MySpace is expected to start selling music downloads before the end of the year, according to media reports.
Rather than compete with Apple's iTunes, which has 80 per cent of the digital music download market, the social networking site will concentrate on selling music from amateurs and unsigned artists, according to the Financial Times.
With many aspiring bands uploading their music to MySpace, providing a facility for them to easily sell their work was the next logical step, co-founder Chris DeWolfe told the paper.
Bands will be able to set their own prices for tracks, and any profits will be split between MySpace and the artist.
To enable consumers to freely upload tracks to their iPods, the music will not be protected by digital rights management, since Apple refuses to license its FairPlay restriction system to third parties.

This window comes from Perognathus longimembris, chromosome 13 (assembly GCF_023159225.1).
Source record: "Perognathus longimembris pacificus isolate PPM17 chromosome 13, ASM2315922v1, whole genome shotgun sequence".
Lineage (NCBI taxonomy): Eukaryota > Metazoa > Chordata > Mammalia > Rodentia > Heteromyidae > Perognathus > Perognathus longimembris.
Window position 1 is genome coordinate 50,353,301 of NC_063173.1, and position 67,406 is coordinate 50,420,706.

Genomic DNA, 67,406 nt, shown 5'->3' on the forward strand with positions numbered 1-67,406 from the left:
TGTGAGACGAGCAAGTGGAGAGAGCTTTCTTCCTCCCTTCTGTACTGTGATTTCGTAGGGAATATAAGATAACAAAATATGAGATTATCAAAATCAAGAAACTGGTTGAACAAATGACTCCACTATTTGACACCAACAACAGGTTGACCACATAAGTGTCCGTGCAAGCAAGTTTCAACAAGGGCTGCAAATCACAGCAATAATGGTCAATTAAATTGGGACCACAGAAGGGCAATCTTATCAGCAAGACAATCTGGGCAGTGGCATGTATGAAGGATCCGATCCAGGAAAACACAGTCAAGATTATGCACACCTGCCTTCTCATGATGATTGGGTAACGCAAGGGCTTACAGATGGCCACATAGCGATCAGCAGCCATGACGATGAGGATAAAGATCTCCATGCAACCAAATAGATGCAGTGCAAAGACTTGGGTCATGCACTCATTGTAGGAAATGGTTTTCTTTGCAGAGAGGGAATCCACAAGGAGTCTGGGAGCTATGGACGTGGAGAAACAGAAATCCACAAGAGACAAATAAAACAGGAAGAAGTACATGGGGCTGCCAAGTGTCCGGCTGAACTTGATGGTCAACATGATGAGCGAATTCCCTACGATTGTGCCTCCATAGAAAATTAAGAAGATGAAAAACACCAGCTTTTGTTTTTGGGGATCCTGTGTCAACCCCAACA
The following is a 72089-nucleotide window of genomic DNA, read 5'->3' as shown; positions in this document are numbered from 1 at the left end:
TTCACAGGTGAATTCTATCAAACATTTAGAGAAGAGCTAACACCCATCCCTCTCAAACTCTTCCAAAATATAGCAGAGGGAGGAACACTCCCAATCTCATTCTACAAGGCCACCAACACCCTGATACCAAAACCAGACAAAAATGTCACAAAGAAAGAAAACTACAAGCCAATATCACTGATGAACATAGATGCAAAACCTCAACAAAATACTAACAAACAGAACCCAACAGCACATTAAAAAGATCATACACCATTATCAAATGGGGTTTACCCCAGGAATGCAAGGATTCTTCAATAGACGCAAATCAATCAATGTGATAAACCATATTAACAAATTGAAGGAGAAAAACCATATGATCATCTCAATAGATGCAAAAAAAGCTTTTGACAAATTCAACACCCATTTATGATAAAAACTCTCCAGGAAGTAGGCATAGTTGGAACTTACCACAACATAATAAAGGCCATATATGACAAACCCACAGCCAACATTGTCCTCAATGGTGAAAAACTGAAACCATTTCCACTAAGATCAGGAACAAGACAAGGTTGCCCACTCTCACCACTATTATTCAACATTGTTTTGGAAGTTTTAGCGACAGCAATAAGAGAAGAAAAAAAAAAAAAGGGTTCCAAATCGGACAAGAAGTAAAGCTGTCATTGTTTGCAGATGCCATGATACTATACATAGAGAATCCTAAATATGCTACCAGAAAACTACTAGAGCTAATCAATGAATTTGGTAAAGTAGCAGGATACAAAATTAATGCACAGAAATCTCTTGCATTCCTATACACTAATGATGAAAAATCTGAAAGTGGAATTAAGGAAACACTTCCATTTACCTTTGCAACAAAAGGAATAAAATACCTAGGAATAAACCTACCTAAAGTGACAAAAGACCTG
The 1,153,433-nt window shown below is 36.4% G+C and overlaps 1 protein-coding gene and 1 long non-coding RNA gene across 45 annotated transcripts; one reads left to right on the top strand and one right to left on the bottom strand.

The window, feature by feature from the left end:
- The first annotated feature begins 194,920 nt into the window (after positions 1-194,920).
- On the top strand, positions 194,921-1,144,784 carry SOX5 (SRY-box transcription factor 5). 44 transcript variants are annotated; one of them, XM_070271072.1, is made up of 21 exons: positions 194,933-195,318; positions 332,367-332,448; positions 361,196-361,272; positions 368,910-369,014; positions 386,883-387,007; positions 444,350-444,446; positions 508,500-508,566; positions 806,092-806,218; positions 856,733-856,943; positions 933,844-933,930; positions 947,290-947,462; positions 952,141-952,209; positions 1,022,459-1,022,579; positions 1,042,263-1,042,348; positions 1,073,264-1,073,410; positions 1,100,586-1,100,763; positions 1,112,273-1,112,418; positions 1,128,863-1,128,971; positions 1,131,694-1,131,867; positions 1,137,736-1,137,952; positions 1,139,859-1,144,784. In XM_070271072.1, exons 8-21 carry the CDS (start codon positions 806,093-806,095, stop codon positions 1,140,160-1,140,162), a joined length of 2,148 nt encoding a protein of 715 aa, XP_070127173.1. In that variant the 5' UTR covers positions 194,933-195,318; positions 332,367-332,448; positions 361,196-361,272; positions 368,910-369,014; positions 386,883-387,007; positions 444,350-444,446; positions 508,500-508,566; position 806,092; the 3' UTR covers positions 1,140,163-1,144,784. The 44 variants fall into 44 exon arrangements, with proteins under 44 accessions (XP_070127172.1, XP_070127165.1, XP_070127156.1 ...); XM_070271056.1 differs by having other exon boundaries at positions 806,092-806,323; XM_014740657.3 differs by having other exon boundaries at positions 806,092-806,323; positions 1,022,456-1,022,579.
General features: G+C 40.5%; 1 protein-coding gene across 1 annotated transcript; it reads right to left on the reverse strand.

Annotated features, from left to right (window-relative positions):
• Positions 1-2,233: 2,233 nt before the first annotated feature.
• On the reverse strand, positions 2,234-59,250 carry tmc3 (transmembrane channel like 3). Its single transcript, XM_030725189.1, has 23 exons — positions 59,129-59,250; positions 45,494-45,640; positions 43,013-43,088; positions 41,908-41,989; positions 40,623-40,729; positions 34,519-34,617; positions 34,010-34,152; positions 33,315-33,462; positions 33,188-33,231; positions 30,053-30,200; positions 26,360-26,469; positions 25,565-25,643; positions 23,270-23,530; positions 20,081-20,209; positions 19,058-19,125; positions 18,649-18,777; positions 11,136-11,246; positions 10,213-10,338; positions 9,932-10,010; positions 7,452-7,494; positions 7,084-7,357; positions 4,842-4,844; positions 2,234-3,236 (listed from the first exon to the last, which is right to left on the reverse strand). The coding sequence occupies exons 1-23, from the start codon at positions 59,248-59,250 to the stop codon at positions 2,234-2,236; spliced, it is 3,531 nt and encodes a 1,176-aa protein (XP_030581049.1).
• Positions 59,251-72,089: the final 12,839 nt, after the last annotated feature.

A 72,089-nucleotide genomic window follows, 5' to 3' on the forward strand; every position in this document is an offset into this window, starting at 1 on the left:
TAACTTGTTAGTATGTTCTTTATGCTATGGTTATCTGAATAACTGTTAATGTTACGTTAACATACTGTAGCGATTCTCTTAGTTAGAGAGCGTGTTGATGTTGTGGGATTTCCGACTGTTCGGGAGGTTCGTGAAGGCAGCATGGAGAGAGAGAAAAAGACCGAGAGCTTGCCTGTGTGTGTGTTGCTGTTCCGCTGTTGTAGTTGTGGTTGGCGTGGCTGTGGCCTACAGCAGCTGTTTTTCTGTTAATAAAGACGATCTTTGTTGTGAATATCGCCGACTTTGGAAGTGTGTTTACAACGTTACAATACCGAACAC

The lack of DRM protection could be off-putting to established artists and labels.
DeWolfe hopes to turn the site into a major player in the online music business. "Eventually, we should catch more than just the 'long tail' [of smaller artists]," he told the FT. "This is not just a niche business. "
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